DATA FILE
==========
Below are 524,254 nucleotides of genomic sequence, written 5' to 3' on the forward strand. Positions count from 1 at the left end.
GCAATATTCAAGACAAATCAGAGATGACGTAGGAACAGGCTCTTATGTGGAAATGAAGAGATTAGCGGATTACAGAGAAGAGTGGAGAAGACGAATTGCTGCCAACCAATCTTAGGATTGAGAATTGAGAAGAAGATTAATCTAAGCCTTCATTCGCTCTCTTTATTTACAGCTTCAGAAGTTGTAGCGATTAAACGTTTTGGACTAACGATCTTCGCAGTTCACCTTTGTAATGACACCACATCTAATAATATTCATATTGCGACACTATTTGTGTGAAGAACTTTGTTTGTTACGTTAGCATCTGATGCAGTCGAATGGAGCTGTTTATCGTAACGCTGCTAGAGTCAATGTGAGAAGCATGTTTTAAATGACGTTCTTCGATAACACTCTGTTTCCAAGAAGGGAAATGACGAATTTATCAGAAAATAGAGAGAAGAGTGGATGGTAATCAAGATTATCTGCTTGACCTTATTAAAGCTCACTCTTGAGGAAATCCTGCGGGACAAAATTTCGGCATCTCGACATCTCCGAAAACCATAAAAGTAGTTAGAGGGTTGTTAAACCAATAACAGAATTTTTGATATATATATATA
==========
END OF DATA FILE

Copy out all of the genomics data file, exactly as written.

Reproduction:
Below are 524,254 nucleotides of genomic sequence, written 5' to 3' on the forward strand. Positions count from 1 at the left end.
GCAATATTCAAGACAAATCAGAGATGACGTAGGAACAGGCTCTTATGTGGAAATGAAGAGATTAGCGGATTACAGAGAAGAGTGGAGAAGACGAATTGCTGCCAACCAATCTTAGGATTGAGAATTGAGAAGAAGATTAATCTAAGCCTTCATTCGCTCTCTTTATTTACAGCTTCAGAAGTTGTAGCGATTAAACGTTTTGGACTAACGATCTTCGCAGTTCACCTTTGTAATGACACCACATCTAATAATATTCATATTGCGACACTATTTGTGTGAAGAACTTTGTTTGTTACGTTAGCATCTGATGCAGTCGAATGGAGCTGTTTATCGTAACGCTGCTAGAGTCAATGTGAGAAGCATGTTTTAAATGACGTTCTTCGATAACACTCTGTTTCCAAGAAGGGAAATGACGAATTTATCAGAAAATAGAGAGAAGAGTGGATGGTAATCAAGATTATCTGCTTGACCTTATTAAAGCTCACTCTTGAGGAAATCCTGCGGGACAAAATTTCGGCATCTCGACATCTCCGAAAACCATAAAAGTAGTTAGAGGGTTGTTAAACCAATAACAGAATTTTTGATATATATATATA